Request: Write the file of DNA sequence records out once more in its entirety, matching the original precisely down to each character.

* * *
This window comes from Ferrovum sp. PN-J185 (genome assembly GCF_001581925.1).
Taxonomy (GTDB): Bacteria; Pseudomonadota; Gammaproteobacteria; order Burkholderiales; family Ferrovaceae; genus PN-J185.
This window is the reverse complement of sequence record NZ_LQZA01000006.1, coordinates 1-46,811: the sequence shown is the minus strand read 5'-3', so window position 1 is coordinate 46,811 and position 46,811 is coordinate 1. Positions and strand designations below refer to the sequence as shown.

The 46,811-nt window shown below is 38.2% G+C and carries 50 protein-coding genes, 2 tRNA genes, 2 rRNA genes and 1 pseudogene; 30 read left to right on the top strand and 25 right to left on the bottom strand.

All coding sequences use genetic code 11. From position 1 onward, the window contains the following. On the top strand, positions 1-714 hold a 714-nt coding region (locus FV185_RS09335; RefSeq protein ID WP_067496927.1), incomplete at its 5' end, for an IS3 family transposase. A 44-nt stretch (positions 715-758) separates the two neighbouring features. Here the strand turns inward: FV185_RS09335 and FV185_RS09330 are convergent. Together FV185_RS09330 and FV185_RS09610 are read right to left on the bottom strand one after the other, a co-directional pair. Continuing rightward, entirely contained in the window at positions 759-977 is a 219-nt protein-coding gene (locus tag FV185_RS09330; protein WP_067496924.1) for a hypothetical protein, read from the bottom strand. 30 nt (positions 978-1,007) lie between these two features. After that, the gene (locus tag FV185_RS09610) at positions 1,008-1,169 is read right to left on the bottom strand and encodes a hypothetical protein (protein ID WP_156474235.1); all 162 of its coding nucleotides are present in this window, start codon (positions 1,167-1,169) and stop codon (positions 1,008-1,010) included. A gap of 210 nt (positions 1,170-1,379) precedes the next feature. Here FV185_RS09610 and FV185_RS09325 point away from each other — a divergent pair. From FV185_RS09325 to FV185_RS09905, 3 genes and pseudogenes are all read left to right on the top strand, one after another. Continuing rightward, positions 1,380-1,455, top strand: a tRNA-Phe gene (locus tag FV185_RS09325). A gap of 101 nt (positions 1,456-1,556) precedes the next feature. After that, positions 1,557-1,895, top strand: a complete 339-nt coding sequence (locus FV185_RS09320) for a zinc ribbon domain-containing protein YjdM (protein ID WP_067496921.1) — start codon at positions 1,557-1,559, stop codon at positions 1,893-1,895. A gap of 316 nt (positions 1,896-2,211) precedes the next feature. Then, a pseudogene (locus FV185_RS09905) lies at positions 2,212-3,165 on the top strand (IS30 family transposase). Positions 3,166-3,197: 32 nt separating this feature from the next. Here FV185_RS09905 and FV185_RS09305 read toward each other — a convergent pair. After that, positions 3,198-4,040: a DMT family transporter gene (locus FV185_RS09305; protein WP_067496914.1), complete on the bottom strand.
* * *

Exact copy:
This window comes from Ferrovum sp. PN-J185 (genome assembly GCF_001581925.1).
Taxonomy (GTDB): Bacteria; Pseudomonadota; Gammaproteobacteria; order Burkholderiales; family Ferrovaceae; genus PN-J185.
This window is the reverse complement of sequence record NZ_LQZA01000006.1, coordinates 1-46,811: the sequence shown is the minus strand read 5'-3', so window position 1 is coordinate 46,811 and position 46,811 is coordinate 1. Positions and strand designations below refer to the sequence as shown.

The 46,811-nt window shown below is 38.2% G+C and carries 50 protein-coding genes, 2 tRNA genes, 2 rRNA genes and 1 pseudogene; 30 read left to right on the top strand and 25 right to left on the bottom strand.

All coding sequences use genetic code 11. From position 1 onward, the window contains the following. On the top strand, positions 1-714 hold a 714-nt coding region (locus FV185_RS09335; RefSeq protein ID WP_067496927.1), incomplete at its 5' end, for an IS3 family transposase. A 44-nt stretch (positions 715-758) separates the two neighbouring features. Here the strand turns inward: FV185_RS09335 and FV185_RS09330 are convergent. Together FV185_RS09330 and FV185_RS09610 are read right to left on the bottom strand one after the other, a co-directional pair. Continuing rightward, entirely contained in the window at positions 759-977 is a 219-nt protein-coding gene (locus tag FV185_RS09330; protein WP_067496924.1) for a hypothetical protein, read from the bottom strand. 30 nt (positions 978-1,007) lie between these two features. After that, the gene (locus tag FV185_RS09610) at positions 1,008-1,169 is read right to left on the bottom strand and encodes a hypothetical protein (protein ID WP_156474235.1); all 162 of its coding nucleotides are present in this window, start codon (positions 1,167-1,169) and stop codon (positions 1,008-1,010) included. A gap of 210 nt (positions 1,170-1,379) precedes the next feature. Here FV185_RS09610 and FV185_RS09325 point away from each other — a divergent pair. From FV185_RS09325 to FV185_RS09905, 3 genes and pseudogenes are all read left to right on the top strand, one after another. Continuing rightward, positions 1,380-1,455, top strand: a tRNA-Phe gene (locus tag FV185_RS09325). A gap of 101 nt (positions 1,456-1,556) precedes the next feature. After that, positions 1,557-1,895, top strand: a complete 339-nt coding sequence (locus FV185_RS09320) for a zinc ribbon domain-containing protein YjdM (protein ID WP_067496921.1) — start codon at positions 1,557-1,559, stop codon at positions 1,893-1,895. A gap of 316 nt (positions 1,896-2,211) precedes the next feature. Then, a pseudogene (locus FV185_RS09905) lies at positions 2,212-3,165 on the top strand (IS30 family transposase). Positions 3,166-3,197: 32 nt separating this feature from the next. Here FV185_RS09905 and FV185_RS09305 read toward each other — a convergent pair. After that, positions 3,198-4,040: a DMT family transporter gene (locus FV185_RS09305; protein WP_067496914.1), complete on the bottom strand.